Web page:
During this period of separation, the girls are given lessons in sex education and birth control. They are also taught how to relate to men properly so that they can maintain a good marriage and their dignity in society.

After the period of seclusion, a durbar is held which is attended by the chief and almost everybody in the community. The newly initiated women are dressed with very beautiful African beads and cosmetics showing off their vital statistics.

Young men of marriageable age troop there to feast their eyes on the young women and to select their prospective wives.

The rituals are performed while drumming and dancing, with the spirits of Oynankopong Kwame, Asaase Yaa, and the departed ancestors invoked to bless the participants and ensure their protection, blessing, and fertility during their period of motherhood.

According to traditional law, no woman is allowed to get married without having gone through puberty rites and every young woman must remain a virgin before this. These laws ensure that young women grow up disciplined enough to control their sexuality and to prevent them from premature motherhood and unwanted babies. So important are these laws that any woman who gets pregnant or breaks her virginity before the rites are performed is sometimes ostracized together with the man responsible for it. On top of that, a heavy fine is imposed on the guilty party after which purification rites are performed to rid the society of the negative repercussions of their actions.


The Akan customary marriage has strict policies and regulations that the would-be spouse and families must respect. It is taboo for the parties preparing an Akan traditional marriage to ignore the Ghanaian engagement list. The Akan list for engagement comprises items that a man must give to the bride’s family before the marriage ceremony takes place.

The Ghanaian law recognizes three types of marriages, customary (traditional), Islamic (religious), and ordinance (civil) union. The 1985 Customary Marriage and Divorce Law legalizes the Akans’ customary marriage. However, conservative Akan couples perform Ghanaian traditional marriage rites called awareɛ followed by civil or religious marriages.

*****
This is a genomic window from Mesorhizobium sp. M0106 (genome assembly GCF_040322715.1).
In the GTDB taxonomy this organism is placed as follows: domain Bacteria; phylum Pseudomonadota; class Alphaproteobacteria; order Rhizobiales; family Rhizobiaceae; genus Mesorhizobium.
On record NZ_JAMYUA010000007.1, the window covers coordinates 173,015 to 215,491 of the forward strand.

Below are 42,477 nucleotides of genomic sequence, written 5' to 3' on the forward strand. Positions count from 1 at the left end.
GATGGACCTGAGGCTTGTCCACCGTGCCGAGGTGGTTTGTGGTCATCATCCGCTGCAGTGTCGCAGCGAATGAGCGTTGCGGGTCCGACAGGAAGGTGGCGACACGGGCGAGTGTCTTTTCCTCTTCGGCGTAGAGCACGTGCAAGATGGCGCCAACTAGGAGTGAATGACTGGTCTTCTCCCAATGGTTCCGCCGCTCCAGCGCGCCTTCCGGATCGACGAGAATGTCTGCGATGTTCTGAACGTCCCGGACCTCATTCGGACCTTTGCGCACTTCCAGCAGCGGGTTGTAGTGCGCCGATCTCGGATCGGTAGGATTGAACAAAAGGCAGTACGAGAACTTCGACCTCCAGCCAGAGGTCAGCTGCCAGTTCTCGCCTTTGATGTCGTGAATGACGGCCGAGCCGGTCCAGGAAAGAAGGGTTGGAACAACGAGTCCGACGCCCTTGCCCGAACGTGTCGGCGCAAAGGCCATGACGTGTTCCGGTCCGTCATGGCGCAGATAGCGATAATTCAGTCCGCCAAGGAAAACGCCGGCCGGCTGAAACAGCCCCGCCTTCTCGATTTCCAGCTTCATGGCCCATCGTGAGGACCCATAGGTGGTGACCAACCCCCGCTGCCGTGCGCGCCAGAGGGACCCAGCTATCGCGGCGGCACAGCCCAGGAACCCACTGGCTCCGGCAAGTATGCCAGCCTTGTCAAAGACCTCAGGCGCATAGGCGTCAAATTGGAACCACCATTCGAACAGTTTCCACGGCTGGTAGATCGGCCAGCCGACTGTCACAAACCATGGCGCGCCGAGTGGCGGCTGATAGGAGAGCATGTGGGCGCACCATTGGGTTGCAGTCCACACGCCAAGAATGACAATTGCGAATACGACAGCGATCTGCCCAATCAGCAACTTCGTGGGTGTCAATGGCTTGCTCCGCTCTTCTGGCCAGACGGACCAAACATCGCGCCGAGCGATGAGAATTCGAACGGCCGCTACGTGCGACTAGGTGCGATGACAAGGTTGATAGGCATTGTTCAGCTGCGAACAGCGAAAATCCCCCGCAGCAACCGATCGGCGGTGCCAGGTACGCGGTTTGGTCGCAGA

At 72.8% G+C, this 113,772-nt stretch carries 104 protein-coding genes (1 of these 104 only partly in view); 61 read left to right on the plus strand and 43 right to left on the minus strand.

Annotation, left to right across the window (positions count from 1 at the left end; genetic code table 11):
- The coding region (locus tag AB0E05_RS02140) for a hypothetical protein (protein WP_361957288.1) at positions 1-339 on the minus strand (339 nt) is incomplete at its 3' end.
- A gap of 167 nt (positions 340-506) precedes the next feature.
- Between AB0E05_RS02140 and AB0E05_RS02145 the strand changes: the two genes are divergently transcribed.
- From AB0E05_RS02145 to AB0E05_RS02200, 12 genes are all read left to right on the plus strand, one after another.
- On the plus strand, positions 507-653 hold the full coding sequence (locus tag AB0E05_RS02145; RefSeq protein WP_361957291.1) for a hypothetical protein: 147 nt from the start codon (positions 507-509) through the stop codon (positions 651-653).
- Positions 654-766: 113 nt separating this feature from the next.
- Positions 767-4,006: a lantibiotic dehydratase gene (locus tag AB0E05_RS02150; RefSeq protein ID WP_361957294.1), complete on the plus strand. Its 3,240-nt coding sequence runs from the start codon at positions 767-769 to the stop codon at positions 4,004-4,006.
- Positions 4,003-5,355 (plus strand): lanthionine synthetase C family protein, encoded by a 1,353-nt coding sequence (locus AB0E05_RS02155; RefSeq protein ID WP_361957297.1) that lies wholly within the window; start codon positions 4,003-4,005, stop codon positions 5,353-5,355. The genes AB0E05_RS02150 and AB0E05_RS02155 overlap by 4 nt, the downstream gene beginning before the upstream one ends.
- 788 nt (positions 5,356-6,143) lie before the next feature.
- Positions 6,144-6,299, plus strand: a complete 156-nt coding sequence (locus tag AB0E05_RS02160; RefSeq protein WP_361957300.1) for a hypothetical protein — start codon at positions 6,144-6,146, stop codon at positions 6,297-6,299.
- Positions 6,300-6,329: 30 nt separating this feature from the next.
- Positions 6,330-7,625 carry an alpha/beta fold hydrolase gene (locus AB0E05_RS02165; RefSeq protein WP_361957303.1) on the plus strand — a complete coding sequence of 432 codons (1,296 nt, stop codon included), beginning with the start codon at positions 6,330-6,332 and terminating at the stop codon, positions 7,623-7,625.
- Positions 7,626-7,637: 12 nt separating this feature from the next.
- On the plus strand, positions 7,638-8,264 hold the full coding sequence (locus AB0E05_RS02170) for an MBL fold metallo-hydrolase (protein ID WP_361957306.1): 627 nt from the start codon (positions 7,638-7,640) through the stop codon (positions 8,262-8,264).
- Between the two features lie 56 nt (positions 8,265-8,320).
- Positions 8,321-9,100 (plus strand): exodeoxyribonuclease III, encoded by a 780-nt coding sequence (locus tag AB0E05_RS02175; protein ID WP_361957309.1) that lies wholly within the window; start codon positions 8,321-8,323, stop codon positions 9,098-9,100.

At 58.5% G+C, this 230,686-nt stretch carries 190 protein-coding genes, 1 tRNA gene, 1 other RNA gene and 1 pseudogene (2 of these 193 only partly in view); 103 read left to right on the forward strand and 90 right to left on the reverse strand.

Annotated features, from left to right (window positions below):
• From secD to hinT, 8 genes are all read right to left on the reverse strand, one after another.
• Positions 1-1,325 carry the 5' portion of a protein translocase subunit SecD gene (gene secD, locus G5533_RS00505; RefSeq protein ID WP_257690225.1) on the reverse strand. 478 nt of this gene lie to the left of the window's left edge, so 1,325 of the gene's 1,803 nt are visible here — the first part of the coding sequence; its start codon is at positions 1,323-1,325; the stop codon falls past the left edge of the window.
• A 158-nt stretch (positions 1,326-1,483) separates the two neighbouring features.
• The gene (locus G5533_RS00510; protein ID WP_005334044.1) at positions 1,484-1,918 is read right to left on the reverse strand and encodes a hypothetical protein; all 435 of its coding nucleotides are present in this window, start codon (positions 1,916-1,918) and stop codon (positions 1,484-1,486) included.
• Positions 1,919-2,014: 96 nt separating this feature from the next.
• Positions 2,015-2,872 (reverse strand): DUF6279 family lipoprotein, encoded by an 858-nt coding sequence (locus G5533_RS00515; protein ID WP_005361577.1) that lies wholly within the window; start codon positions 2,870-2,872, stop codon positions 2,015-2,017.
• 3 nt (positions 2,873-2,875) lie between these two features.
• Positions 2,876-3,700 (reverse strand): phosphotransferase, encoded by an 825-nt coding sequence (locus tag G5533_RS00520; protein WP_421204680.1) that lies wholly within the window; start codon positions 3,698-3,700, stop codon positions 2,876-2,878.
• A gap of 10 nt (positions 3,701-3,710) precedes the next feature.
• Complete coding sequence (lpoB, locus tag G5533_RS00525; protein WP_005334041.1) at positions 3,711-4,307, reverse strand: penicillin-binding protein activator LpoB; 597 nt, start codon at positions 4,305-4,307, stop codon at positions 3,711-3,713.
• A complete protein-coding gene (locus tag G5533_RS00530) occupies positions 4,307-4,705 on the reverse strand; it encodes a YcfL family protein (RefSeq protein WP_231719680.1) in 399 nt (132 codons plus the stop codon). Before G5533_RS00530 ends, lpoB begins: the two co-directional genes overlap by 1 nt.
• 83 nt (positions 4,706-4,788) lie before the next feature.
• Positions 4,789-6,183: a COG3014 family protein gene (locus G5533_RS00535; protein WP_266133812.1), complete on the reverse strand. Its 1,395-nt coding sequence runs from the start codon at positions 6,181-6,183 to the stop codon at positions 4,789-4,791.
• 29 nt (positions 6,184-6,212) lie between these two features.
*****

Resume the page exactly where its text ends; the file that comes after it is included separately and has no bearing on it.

List for Ghanaian engagement items needed for the knocking ceremony in Ghana depends on the tribe’s customs and what the bride’s parents/family wants. Akans have several sub-tribes like the Agona, Ashanti, and Bono, and each sub-tribe conforms to specific items for engagement.

The Akan dowry and other engagement requirements bond and create mutual respect between the bride and groom’s families.

Here are some items required from the bride’s parents. The dowry/ bride price, most importantly. Head drinks, usually a Gin, whiskey, palm wine, or wine. A minimum of 6 pieces of traditional wax print and exotic jewelry for the bride. A suitcase packed with more clothes, shoes, and other female items the lady requests. Money, Ankara male clothes, and a bottle of whiskey for the bride’s father. Money, African print clothes, and a pair of sandals for the lady’s mother. Money for the bride to invest in a business, an engagement ring, an engagement Bible and Akontasekan (money) for the bride’s brothers or male cousins if she is the only daughter. Cooking utensils for the bride to use in her new home. Enough food and drinks for the wedding guests.

The Akan marriage system resembles the marriage practices of many African communities. Therefore, the enlisted items in the marriage list in Ghana for Akans are relatively similar to what many African communities expect a man to offer to the lady’s family. A man follows several steps before a traditional Akan marriage takes place. First, he identifies a woman he wants to marry and informs his family. Then, his family sends a messenger to the lady’s Akan family to fix a date for them to visit her home and the meeting’s agenda. The lady’s father sends a messenger to the man’s family to inform them of the meeting date. The families then meet to discuss their children’s marital union. The first stage in the traditional marriage is the kɔkɔɔkɔ. It means the knocking ceremony in Ghana.

Once the woman’s Akan family accepts gifts, they have formally consented to the marriage with or without the lady’s consent. However, some families would seek the lady’s opinion before taking the gifts and drinks. The families fix the wedding date and the bride’s family. The Ghanaian engagement list among the Akans comes in at this stage. The woman’s Akan family presents it to the man’s family on the same day they have performed the knocking ceremony

Welcome to Ghana, some of the unique cultural beliefs and heritage.

Lawrence Yeboah Gyan (Broadcast Journalist-Suncity Radio)